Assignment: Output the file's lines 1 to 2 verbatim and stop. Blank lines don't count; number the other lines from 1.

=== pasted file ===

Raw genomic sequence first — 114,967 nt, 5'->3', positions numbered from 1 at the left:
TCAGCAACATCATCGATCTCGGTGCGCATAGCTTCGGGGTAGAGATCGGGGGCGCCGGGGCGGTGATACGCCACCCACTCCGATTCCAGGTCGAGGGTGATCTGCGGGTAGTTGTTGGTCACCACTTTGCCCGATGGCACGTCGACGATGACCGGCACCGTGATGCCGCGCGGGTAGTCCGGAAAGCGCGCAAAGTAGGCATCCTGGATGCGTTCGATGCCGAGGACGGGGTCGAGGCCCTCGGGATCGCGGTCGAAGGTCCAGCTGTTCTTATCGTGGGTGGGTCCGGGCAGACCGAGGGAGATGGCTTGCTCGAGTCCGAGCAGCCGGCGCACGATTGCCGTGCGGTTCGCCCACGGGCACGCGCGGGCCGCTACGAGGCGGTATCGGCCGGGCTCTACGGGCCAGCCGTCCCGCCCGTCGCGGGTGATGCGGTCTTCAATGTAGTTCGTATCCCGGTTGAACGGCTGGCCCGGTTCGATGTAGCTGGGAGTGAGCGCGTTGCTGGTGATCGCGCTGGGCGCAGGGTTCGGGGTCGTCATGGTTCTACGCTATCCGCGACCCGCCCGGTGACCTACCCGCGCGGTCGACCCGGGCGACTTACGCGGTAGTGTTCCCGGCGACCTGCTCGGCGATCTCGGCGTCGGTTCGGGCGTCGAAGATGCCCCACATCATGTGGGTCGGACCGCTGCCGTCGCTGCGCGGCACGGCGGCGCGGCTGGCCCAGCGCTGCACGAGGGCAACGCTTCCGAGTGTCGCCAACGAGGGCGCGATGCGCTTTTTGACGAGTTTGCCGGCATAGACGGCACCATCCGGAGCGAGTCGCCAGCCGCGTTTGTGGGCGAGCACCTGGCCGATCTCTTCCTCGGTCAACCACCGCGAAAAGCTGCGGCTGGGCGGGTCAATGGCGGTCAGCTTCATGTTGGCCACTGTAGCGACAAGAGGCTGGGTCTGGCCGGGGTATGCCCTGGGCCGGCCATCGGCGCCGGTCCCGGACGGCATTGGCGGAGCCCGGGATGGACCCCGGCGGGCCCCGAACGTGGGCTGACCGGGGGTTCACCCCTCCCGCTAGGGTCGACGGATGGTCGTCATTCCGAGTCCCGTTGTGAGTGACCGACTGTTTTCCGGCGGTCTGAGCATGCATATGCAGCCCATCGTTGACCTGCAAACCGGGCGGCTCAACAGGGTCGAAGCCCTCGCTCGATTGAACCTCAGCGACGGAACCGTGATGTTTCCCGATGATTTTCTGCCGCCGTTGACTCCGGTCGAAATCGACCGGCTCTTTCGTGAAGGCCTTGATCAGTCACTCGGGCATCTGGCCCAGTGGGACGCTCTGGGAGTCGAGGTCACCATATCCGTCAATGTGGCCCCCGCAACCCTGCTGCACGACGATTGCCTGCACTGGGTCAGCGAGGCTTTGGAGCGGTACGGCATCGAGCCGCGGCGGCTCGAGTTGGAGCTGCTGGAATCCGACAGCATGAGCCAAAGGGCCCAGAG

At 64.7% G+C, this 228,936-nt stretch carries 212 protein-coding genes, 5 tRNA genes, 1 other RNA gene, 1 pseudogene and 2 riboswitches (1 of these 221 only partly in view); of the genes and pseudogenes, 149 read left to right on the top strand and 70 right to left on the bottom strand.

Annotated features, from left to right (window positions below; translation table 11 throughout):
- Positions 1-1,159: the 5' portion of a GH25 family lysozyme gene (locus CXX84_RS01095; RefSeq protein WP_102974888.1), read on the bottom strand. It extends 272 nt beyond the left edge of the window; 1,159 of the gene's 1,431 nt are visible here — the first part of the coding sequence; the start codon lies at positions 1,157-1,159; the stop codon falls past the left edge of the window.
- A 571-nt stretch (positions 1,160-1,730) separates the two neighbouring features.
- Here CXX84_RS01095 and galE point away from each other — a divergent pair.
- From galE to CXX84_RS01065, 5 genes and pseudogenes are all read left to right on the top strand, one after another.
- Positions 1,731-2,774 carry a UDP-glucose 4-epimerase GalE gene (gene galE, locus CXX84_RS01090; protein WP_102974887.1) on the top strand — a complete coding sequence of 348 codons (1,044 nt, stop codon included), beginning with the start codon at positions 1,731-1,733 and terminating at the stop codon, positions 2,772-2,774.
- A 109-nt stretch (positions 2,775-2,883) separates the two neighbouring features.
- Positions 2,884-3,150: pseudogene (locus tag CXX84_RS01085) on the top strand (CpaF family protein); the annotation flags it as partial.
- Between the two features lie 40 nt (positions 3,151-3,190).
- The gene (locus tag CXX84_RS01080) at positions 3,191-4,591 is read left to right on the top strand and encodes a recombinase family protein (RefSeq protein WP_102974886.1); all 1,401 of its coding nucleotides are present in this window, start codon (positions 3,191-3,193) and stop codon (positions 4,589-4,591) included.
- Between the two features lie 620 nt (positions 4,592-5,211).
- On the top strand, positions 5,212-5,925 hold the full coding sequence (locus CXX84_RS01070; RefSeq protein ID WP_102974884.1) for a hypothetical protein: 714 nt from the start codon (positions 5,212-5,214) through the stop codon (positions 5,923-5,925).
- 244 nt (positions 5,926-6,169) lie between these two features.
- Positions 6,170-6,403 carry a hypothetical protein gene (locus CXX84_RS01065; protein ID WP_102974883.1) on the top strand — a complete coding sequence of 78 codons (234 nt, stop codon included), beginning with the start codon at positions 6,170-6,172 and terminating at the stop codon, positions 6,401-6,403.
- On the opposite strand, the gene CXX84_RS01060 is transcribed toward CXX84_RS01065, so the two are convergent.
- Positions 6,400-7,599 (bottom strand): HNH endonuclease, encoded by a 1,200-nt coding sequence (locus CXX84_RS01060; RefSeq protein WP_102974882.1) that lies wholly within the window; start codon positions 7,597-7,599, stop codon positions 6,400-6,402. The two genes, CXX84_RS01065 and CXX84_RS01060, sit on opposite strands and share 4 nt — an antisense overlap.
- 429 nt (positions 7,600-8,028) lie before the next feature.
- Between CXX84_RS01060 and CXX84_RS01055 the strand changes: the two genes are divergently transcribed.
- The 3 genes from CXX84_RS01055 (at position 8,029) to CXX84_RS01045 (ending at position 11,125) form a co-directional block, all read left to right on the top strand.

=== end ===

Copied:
Raw genomic sequence first — 114,967 nt, 5'->3', positions numbered from 1 at the left:
TCAGCAACATCATCGATCTCGGTGCGCATAGCTTCGGGGTAGAGATCGGGGGCGCCGGGGCGGTGATACGCCACCCACTCCGATTCCAGGTCGAGGGTGATCTGCGGGTAGTTGTTGGTCACCACTTTGCCCGATGGCACGTCGACGATGACCGGCACCGTGATGCCGCGCGGGTAGTCCGGAAAGCGCGCAAAGTAGGCATCCTGGATGCGTTCGATGCCGAGGACGGGGTCGAGGCCCTCGGGATCGCGGTCGAAGGTCCAGCTGTTCTTATCGTGGGTGGGTCCGGGCAGACCGAGGGAGATGGCTTGCTCGAGTCCGAGCAGCCGGCGCACGATTGCCGTGCGGTTCGCCCACGGGCACGCGCGGGCCGCTACGAGGCGGTATCGGCCGGGCTCTACGGGCCAGCCGTCCCGCCCGTCGCGGGTGATGCGGTCTTCAATGTAGTTCGTATCCCGGTTGAACGGCTGGCCCGGTTCGATGTAGCTGGGAGTGAGCGCGTTGCTGGTGATCGCGCTGGGCGCAGGGTTCGGGGTCGTCATGGTTCTACGCTATCCGCGACCCGCCCGGTGACCTACCCGCGCGGTCGACCCGGGCGACTTACGCGGTAGTGTTCCCGGCGACCTGCTCGGCGATCTCGGCGTCGGTTCGGGCGTCGAAGATGCCCCACATCATGTGGGTCGGACCGCTGCCGTCGCTGCGCGGCACGGCGGCGCGGCTGGCCCAGCGCTGCACGAGGGCAACGCTTCCGAGTGTCGCCAACGAGGGCGCGATGCGCTTTTTGACGAGTTTGCCGGCATAGACGGCACCATCCGGAGCGAGTCGCCAGCCGCGTTTGTGGGCGAGCACCTGGCCGATCTCTTCCTCGGTCAACCACCGCGAAAAGCTGCGGCTGGGCGGGTCAATGGCGGTCAGCTTCATGTTGGCCACTGTAGCGACAAGAGGCTGGGTCTGGCCGGGGTATGCCCTGGGCCGGCCATCGGCGCCGGTCCCGGACGGCATTGGCGGAGCCCGGGATGGACCCCGGCGGGCCCCGAACGTGGGCTGACCGGGGGTTCACCCCTCCCGCTAGGGTCGACGGATGGTCGTCATTCCGAGTCCCGTTGTGAGTGACCGACTGTTTTCCGGCGGTCTGAGCATGCATATGCAGCCCATCGTTGACCTGCAAACCGGGCGGCTCAACAGGGTCGAAGCCCTCGCTCGATTGAACCTCAGCGACGGAACCGTGATGTTTCCCGATGATTTTCTGCCGCCGTTGACTCCGGTCGAAATCGACCGGCTCTTTCGTGAAGGCCTTGATCAGTCACTCGGGCATCTGGCCCAGTGGGACGCTCTGGGAGTCGAGGTCACCATATCCGTCAATGTGGCCCCCGCAACCCTGCTGCACGACGATTGCCTGCACTGGGTCAGCGAGGCTTTGGAGCGGTACGGCATCGAGCCGCGGCGGCTCGAGTTGGAGCTGCTGGAATCCGACAGCATGAGCCAAAGGGCCCAGAG